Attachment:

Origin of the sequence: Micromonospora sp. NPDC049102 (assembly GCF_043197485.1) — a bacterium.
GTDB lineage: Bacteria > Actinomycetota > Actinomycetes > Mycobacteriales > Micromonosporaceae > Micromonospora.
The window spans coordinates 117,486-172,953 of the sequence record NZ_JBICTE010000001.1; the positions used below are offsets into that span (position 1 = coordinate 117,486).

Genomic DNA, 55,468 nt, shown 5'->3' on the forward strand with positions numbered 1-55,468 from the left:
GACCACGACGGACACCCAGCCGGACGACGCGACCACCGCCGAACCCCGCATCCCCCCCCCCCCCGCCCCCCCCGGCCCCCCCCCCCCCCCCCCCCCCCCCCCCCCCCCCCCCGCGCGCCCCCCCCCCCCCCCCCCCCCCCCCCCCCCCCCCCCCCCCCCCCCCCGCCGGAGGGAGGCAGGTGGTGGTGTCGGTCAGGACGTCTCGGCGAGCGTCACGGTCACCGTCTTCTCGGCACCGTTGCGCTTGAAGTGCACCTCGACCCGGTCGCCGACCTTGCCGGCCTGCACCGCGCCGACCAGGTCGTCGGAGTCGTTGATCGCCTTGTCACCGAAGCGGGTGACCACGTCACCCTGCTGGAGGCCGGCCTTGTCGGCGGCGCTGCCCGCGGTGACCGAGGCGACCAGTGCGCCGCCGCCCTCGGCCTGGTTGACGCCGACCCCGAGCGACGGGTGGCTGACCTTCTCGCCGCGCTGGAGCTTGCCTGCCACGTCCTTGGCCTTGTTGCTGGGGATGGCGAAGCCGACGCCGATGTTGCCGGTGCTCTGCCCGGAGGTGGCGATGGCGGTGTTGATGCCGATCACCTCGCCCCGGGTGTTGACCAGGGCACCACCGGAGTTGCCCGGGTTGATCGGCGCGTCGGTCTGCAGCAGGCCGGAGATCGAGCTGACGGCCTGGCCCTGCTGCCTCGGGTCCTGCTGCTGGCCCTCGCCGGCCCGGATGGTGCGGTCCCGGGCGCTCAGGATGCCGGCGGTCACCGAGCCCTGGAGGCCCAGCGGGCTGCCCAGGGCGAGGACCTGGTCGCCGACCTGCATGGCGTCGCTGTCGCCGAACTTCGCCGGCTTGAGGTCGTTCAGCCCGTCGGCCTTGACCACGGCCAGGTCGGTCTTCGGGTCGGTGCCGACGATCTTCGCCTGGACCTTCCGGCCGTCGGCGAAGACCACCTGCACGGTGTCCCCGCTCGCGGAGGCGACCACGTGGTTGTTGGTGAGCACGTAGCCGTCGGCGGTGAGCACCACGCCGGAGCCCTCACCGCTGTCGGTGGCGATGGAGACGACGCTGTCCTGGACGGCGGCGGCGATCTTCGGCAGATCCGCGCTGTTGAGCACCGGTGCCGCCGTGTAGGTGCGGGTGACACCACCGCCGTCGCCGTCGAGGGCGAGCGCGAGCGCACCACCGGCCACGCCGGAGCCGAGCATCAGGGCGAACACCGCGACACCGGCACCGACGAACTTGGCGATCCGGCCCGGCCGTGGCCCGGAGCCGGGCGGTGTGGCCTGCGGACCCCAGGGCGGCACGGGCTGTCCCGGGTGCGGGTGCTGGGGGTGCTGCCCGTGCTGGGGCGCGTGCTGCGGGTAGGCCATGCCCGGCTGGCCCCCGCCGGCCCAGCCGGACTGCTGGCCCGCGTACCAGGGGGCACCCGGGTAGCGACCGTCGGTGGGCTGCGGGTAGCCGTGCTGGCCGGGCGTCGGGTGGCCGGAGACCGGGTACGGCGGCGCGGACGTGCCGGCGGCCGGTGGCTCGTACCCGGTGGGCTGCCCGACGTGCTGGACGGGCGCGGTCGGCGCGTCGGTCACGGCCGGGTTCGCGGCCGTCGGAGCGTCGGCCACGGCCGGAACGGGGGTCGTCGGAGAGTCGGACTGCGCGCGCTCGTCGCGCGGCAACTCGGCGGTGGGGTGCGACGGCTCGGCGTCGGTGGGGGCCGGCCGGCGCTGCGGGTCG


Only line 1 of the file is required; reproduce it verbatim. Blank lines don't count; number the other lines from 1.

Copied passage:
Origin of the sequence: Micromonospora sp. NPDC049102 (assembly GCF_043197485.1) — a bacterium.